new event: Thursday 25th Oct 2018 7 pm:
Pause for Hope – with Glasgow Churches Together – and representatives of the churches of Glasgow.
An Ecumenical Service for all people affected in any way by cancer
Renfield St Stephen’s, Church of Scotland, Bath St – just up from the Kings Theatre
Sunday 14th October 2018: St Oscar Romero: thanks to all who were able to support this
Archbishop Oscar Romero was and is much revered across the Christian faith communities, not just by Catholics: he is one of ten 20th century martyrs depicted above the Great West Door of Westminster Abbey, for example. So when it was suggested by Glasgow Churches Together (GCT) that his canonisation on 14 October be marked in Glasgow, this suggestion was warmly received, and the minister of Ibrox Parish Church, Rev. Tara Granados, was happy to offer to host the service.
GCT representatives were joined for the celebration by Archbishop Emeritus Mario Conti, Rev. Ian Boa of Action of Churches Together in Scotland (ACTS), Patricia Ferguson and Teresa McGoldrick of SCIAF (St Oscar is one of their patron saints), Dorothy McLean of the Archdiocese of Glasgow’ Commission for Justice & Peace, and Shabir Beg of the Scottish Ahlul Beyt Society. As the congregation came together in Ibrox Parish Church, gathering music was provided by Alice Guse on harp and the St. Mungo Singers.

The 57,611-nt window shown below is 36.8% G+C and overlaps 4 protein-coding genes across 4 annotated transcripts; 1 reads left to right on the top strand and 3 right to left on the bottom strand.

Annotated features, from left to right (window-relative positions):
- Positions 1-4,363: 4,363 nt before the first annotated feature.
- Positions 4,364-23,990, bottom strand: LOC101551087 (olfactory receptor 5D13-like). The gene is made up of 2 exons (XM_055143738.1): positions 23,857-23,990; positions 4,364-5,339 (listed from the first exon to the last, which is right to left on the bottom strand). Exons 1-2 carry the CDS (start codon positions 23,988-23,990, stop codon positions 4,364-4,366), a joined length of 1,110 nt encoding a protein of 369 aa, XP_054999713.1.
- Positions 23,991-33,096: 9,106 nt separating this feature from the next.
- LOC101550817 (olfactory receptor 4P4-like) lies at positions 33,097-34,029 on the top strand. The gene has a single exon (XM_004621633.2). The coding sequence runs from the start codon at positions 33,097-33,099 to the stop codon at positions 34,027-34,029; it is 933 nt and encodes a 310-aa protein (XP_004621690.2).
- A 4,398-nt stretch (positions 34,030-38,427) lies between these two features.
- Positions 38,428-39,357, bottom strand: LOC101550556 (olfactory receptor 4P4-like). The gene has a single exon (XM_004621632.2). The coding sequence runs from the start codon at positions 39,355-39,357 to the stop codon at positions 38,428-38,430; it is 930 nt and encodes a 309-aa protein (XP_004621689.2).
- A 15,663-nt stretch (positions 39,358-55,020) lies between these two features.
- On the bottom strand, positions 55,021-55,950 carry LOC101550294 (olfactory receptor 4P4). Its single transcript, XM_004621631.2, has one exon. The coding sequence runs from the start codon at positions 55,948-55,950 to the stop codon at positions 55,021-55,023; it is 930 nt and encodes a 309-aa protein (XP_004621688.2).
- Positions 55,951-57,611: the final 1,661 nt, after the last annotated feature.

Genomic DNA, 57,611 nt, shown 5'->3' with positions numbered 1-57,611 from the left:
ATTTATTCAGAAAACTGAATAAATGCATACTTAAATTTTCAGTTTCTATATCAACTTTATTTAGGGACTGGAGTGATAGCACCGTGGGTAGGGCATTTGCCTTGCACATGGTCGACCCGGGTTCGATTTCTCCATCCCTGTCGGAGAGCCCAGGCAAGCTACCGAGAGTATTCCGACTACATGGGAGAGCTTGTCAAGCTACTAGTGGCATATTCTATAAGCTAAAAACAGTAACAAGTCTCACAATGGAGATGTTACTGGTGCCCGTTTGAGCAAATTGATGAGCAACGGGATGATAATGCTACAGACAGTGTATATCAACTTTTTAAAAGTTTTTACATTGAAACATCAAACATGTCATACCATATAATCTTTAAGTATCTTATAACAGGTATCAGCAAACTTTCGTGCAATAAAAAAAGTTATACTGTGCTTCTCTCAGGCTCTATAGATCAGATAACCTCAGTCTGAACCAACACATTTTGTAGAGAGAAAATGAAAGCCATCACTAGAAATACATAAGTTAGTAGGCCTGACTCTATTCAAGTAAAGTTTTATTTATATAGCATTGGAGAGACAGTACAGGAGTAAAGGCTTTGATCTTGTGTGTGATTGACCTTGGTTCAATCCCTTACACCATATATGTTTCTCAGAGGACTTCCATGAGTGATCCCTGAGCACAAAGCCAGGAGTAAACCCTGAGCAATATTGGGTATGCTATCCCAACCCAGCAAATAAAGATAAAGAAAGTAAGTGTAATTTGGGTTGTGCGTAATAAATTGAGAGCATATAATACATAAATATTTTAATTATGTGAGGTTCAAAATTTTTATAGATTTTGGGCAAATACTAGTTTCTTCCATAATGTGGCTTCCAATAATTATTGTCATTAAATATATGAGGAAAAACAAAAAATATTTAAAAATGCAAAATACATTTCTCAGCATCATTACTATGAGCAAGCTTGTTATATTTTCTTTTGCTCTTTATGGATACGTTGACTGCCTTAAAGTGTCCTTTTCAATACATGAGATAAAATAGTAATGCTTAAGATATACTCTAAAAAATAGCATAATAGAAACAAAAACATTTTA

The opening hymn was a very appropriate one for a saint so committed to social justice and peace: Bernadette Farrell’s Christ be our Light. It was followed by a proclamation of what Archbishop Romero stood for, read out by Teresa McGoldrick.
After a welcome by Rev Tara, the Vice Chair of GCT, Rev Chris Foxon of the Methodist Church led the congregation in the reading of a prayer reflection, well known to many present: that of Bishop Ken Untener of Saginaw, which finishes with the wonderful phrase “We are prophets of a future not our own”. This prayer is often attributed to Archbishop Romero, a fact acknowledged by the late Bishop Untener in a reflection on the anniversary of Romero’s martyrdom, and it is now usually known as the Romero Prayer.
After the singing of a psalm (Noel Donnelly’s setting of Psalm 114) and a reading from 1Peter 4: 13-14, Patricia Ferguson gave a reflection on St. Oscar who is the patron not only of SCIAF but of the world-wide Caritas organisation. She gave a summary of his life, how he was viewed by many as reactionary and someone who was suspicious of those priests who worked with the poor in El Salvador. Yet his eyes were opened to the realities of their situation when he became Bishop of Santiago de Maria, a poor rural area.